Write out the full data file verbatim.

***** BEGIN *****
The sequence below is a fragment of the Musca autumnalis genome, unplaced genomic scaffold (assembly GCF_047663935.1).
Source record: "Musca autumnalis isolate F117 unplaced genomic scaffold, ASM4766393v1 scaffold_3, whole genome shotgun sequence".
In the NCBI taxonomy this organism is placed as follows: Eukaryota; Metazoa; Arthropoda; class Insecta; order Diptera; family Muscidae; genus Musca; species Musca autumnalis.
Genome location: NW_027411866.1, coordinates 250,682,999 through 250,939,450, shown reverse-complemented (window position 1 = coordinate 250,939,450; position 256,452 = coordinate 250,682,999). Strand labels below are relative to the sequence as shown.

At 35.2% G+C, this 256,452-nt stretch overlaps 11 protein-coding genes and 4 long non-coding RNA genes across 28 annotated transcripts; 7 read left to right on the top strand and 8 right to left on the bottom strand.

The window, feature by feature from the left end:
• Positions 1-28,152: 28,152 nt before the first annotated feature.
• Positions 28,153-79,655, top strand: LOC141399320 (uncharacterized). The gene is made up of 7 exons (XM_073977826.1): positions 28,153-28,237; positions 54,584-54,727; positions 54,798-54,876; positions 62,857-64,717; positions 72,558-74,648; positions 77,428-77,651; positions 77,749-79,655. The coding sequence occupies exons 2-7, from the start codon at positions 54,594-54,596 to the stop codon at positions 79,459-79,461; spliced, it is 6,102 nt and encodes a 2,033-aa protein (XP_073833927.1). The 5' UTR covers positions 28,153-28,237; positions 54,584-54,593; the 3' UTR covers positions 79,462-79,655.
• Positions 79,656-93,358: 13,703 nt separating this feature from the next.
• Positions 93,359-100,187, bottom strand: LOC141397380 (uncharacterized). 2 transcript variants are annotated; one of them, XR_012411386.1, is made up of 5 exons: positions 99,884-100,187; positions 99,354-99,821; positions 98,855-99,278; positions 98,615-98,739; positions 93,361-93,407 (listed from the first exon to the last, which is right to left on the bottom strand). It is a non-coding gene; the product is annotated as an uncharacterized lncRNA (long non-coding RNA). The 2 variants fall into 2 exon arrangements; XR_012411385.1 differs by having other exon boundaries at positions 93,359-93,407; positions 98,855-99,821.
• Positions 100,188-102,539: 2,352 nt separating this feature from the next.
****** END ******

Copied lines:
The sequence below is a fragment of the Musca autumnalis genome, unplaced genomic scaffold (assembly GCF_047663935.1).
Source record: "Musca autumnalis isolate F117 unplaced genomic scaffold, ASM4766393v1 scaffold_3, whole genome shotgun sequence".
In the NCBI taxonomy this organism is placed as follows: Eukaryota; Metazoa; Arthropoda; class Insecta; order Diptera; family Muscidae; genus Musca; species Musca autumnalis.
Genome location: NW_027411866.1, coordinates 250,682,999 through 250,939,450, shown reverse-complemented (window position 1 = coordinate 250,939,450; position 256,452 = coordinate 250,682,999). Strand labels below are relative to the sequence as shown.

At 35.2% G+C, this 256,452-nt stretch overlaps 11 protein-coding genes and 4 long non-coding RNA genes across 28 annotated transcripts; 7 read left to right on the top strand and 8 right to left on the bottom strand.

The window, feature by feature from the left end:
• Positions 1-28,152: 28,152 nt before the first annotated feature.
• Positions 28,153-79,655, top strand: LOC141399320 (uncharacterized). The gene is made up of 7 exons (XM_073977826.1): positions 28,153-28,237; positions 54,584-54,727; positions 54,798-54,876; positions 62,857-64,717; positions 72,558-74,648; positions 77,428-77,651; positions 77,749-79,655. The coding sequence occupies exons 2-7, from the start codon at positions 54,594-54,596 to the stop codon at positions 79,459-79,461; spliced, it is 6,102 nt and encodes a 2,033-aa protein (XP_073833927.1). The 5' UTR covers positions 28,153-28,237; positions 54,584-54,593; the 3' UTR covers positions 79,462-79,655.
• Positions 79,656-93,358: 13,703 nt separating this feature from the next.
• Positions 93,359-100,187, bottom strand: LOC141397380 (uncharacterized). 2 transcript variants are annotated; one of them, XR_012411386.1, is made up of 5 exons: positions 99,884-100,187; positions 99,354-99,821; positions 98,855-99,278; positions 98,615-98,739; positions 93,361-93,407 (listed from the first exon to the last, which is right to left on the bottom strand). It is a non-coding gene; the product is annotated as an uncharacterized lncRNA (long non-coding RNA). The 2 variants fall into 2 exon arrangements; XR_012411385.1 differs by having other exon boundaries at positions 93,359-93,407; positions 98,855-99,821.
• Positions 100,188-102,539: 2,352 nt separating this feature from the next.